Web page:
The work pays well enough and is often seasonal enough that you have plenty of time throughout the year when you can devote yourself entirely to home stuff if you so wish. Indeed, one of the frustrations of the time spent as a staffer was having to grovel for annual leave and cobble together childcare arrangements over the long French/Swiss summer holidays - never a problem as a freelance as August is generally dead as a dodo work-wise.

Living in one country and having my prof. dom. in another has forced us to think a lot harder about these issues and less than a year into the new life, it's still work in progress. My language combo is ACCC, which is very desirable on the UN market but utterly useless anywhere else so switching to a more local domicile would be career suicide. Sure, Denmark has brilliant childcare and built-in acceptance of work-life balance, which is a real luxury, but the busy Geneva autumn interpreting season was starting to take its toll on my other half by late November; it's tough having a demanding job and two kids to deal with solo on weekdays, even in Scandinavia. Hardest of all were the two-week stints away and I've now decided in principle to accept work in Geneva Monday-Thursday to allow me to get home for proper weekends and shoulder some of the sprog-wrangling burden. Similarly, when my wife is attending academic conferences, I'll block that time off and stay at home. I feel more comfortable about this sort of long-term organising of my schedule because I have been on the market a while and recruiters know me. I would be deeply hesitant about committing to international freelance commuting (paying your own travel, as I do) as a newcomer because a lot of the work days early on are last-minute and piecemeal, essentially requiring you to live locally.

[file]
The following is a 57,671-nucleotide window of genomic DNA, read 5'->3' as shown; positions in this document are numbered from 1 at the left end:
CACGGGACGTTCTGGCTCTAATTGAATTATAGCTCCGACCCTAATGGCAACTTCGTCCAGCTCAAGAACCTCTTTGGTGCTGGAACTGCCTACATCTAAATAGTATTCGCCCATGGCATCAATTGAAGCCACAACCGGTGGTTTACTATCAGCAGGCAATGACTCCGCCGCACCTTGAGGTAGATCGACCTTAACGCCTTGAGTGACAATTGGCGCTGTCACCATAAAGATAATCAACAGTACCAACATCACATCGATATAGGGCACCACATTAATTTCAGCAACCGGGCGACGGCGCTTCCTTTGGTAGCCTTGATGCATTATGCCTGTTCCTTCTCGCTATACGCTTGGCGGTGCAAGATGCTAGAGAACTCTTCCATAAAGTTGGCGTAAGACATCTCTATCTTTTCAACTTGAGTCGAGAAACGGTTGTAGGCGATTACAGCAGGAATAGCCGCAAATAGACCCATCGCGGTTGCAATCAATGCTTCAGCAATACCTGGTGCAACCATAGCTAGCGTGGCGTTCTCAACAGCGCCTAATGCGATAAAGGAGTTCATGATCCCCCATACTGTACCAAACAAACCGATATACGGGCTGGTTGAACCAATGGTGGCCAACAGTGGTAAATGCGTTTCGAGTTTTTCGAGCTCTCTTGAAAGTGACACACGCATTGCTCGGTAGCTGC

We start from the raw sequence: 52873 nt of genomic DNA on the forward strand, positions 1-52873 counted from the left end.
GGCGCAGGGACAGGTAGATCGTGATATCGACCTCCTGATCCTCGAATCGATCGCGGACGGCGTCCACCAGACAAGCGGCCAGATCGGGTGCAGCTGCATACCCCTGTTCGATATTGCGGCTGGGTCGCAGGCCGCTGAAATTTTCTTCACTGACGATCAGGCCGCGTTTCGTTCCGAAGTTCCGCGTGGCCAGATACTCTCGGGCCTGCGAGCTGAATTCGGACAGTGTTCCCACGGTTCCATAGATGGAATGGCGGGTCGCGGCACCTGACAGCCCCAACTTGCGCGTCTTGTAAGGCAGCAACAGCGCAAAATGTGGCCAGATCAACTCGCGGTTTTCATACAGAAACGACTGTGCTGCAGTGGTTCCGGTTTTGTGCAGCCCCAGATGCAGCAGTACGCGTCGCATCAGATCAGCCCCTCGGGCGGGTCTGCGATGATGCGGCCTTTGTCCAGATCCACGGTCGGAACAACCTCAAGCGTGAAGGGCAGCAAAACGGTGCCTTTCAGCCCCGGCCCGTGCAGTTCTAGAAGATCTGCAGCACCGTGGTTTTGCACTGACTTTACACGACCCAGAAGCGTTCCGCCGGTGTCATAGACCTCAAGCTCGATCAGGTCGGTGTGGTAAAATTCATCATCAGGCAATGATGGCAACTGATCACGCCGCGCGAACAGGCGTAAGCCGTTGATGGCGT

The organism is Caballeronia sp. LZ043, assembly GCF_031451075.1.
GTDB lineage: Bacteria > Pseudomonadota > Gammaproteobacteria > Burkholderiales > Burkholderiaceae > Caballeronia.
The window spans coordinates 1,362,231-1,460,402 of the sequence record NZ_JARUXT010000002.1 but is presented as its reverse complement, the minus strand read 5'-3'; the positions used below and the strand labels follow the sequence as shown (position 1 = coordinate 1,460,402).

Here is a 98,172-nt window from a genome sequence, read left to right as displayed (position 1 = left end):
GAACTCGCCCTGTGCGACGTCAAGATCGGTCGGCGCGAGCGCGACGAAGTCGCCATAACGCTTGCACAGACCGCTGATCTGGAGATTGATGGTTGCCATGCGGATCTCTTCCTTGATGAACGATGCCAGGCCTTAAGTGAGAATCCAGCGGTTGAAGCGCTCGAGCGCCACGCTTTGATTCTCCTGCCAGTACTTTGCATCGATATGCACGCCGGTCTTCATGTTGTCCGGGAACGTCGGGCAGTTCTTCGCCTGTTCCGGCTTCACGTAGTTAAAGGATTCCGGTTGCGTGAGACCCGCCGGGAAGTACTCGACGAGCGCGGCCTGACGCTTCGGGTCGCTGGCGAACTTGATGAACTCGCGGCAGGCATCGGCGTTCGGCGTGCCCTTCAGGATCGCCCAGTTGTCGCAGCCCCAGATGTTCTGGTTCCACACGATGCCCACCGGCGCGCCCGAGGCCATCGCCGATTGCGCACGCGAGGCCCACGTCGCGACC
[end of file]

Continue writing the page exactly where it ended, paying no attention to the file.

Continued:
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answered 14 Jan, 16:20

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alex
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question asked: 19 Oct '11, 21:00

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last updated: 14 Jan, 16:20